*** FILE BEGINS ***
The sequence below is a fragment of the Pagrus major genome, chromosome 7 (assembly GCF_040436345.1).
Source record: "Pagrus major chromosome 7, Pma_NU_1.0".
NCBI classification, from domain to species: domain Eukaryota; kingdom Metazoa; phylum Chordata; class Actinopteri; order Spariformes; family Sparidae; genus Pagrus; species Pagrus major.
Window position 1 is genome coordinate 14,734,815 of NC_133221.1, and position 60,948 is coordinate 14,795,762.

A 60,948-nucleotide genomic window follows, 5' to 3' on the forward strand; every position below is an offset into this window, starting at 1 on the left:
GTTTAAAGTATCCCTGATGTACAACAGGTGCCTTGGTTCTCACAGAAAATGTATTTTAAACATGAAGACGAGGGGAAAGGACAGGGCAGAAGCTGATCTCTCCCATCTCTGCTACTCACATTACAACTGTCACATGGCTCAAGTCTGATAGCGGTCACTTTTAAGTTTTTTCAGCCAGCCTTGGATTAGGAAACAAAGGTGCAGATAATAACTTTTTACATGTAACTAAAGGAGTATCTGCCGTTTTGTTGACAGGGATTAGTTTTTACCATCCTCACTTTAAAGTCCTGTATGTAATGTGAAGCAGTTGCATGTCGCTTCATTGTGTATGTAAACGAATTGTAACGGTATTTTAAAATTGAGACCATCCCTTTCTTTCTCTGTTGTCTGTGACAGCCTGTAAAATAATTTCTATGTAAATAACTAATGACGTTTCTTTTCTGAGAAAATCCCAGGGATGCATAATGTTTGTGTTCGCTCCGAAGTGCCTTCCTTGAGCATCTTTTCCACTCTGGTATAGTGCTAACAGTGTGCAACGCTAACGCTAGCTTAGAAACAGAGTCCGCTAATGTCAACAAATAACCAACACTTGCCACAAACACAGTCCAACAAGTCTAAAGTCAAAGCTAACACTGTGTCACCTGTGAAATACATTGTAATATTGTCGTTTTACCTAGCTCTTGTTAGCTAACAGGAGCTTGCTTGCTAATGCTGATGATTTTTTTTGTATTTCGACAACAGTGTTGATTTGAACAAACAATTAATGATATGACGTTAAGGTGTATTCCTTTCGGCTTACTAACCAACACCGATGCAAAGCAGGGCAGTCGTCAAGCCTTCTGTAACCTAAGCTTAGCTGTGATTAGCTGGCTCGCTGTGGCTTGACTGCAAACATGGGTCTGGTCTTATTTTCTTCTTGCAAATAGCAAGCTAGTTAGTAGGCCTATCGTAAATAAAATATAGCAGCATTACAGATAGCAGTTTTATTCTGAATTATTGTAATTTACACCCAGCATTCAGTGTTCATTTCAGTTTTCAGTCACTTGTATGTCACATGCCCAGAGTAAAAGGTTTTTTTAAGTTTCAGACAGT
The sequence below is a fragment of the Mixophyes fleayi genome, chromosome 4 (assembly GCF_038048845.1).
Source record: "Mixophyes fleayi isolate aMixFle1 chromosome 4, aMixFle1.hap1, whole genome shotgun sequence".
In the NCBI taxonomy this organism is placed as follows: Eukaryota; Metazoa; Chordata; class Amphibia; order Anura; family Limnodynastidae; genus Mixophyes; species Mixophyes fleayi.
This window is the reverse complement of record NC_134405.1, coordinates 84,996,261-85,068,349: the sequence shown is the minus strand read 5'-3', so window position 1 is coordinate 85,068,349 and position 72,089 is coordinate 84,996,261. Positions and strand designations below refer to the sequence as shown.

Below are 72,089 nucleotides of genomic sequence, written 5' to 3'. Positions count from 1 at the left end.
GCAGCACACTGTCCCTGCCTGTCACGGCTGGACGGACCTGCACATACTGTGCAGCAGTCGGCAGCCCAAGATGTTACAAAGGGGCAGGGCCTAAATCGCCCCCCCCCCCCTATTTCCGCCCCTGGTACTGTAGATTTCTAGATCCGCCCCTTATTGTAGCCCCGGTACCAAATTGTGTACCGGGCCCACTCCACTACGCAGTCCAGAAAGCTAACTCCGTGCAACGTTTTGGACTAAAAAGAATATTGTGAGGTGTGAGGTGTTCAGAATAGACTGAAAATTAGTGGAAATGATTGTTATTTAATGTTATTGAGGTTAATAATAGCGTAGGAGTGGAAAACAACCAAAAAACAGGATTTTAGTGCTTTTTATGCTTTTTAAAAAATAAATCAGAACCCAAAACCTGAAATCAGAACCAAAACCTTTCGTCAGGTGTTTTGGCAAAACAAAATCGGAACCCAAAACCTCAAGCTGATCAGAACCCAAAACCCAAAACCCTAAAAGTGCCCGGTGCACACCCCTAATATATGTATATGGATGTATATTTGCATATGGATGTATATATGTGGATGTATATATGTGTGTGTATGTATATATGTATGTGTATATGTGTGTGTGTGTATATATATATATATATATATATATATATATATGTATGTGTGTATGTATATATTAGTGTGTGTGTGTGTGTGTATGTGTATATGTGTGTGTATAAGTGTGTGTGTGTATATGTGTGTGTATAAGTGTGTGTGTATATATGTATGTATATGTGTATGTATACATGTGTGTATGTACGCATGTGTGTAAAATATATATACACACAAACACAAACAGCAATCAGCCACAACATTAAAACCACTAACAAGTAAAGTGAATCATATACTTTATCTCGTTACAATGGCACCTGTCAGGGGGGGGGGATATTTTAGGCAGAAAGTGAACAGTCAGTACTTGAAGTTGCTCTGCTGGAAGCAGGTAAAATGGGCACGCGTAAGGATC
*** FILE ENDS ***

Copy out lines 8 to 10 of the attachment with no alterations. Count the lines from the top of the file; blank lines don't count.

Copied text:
Source record: "Mixophyes fleayi isolate aMixFle1 chromosome 4, aMixFle1.hap1, whole genome shotgun sequence".
In the NCBI taxonomy this organism is placed as follows: Eukaryota; Metazoa; Chordata; class Amphibia; order Anura; family Limnodynastidae; genus Mixophyes; species Mixophyes fleayi.
This window is the reverse complement of record NC_134405.1, coordinates 84,996,261-85,068,349: the sequence shown is the minus strand read 5'-3', so window position 1 is coordinate 85,068,349 and position 72,089 is coordinate 84,996,261. Positions and strand designations below refer to the sequence as shown.